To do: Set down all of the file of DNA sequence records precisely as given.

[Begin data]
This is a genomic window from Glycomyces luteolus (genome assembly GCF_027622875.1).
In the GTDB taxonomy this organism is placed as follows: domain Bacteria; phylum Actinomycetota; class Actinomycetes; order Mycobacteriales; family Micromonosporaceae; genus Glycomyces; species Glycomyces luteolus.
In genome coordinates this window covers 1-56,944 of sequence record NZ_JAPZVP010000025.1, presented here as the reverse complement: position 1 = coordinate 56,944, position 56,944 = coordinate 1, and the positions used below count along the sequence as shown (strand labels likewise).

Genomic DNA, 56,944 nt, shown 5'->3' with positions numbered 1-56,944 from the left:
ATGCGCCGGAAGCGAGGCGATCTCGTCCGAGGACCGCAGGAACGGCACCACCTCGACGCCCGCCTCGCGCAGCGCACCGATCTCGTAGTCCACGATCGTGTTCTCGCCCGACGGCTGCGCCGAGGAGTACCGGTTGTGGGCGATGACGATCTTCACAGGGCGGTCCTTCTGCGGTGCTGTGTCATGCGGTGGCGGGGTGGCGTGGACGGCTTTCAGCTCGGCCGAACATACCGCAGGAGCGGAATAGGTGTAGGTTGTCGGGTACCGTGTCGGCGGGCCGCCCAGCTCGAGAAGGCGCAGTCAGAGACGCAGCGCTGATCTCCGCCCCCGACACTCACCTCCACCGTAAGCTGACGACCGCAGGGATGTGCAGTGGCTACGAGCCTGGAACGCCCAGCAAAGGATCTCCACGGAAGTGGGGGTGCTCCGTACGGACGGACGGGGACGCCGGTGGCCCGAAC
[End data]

This is a genomic window from Glycomyces luteolus (genome assembly GCF_027622875.1).
In the GTDB taxonomy this organism is placed as follows: domain Bacteria; phylum Actinomycetota; class Actinomycetes; order Mycobacteriales; family Micromonosporaceae; genus Glycomyces; species Glycomyces luteolus.
In genome coordinates this window covers 1-56,944 of sequence record NZ_JAPZVP010000025.1, presented here as the reverse complement: position 1 = coordinate 56,944, position 56,944 = coordinate 1, and the positions used below count along the sequence as shown (strand labels likewise).

Genomic DNA, 56,944 nt, shown 5'->3' with positions numbered 1-56,944 from the left:
ATGCGCCGGAAGCGAGGCGATCTCGTCCGAGGACCGCAGGAACGGCACCACCTCGACGCCCGCCTCGCGCAGCGCACCGATCTCGTAGTCCACGATCGTGTTCTCGCCCGACGGCTGCGCCGAGGAGTACCGGTTGTGGGCGATGACGATCTTCACAGGGCGGTCCTTCTGCGGTGCTGTGTCATGCGGTGGCGGGGTGGCGTGGACGGCTTTCAGCTCGGCCGAACATACCGCAGGAGCGGAATAGGTGTAGGTTGTCGGGTACCGTGTCGGCGGGCCGCCCAGCTCGAGAAGGCGCAGTCAGAGACGCAGCGCTGATCTCCGCCCCCGACACTCACCTCCACCGTAAGCTGACGACCGCAGGGATGTGCAGTGGCTACGAGCCTGGAACGCCCAGCAAAGGATCTCCACGGAAGTGGGGGTGCTCCGTACGGACGGACGGGGACGCCGGTGGCCCGAAC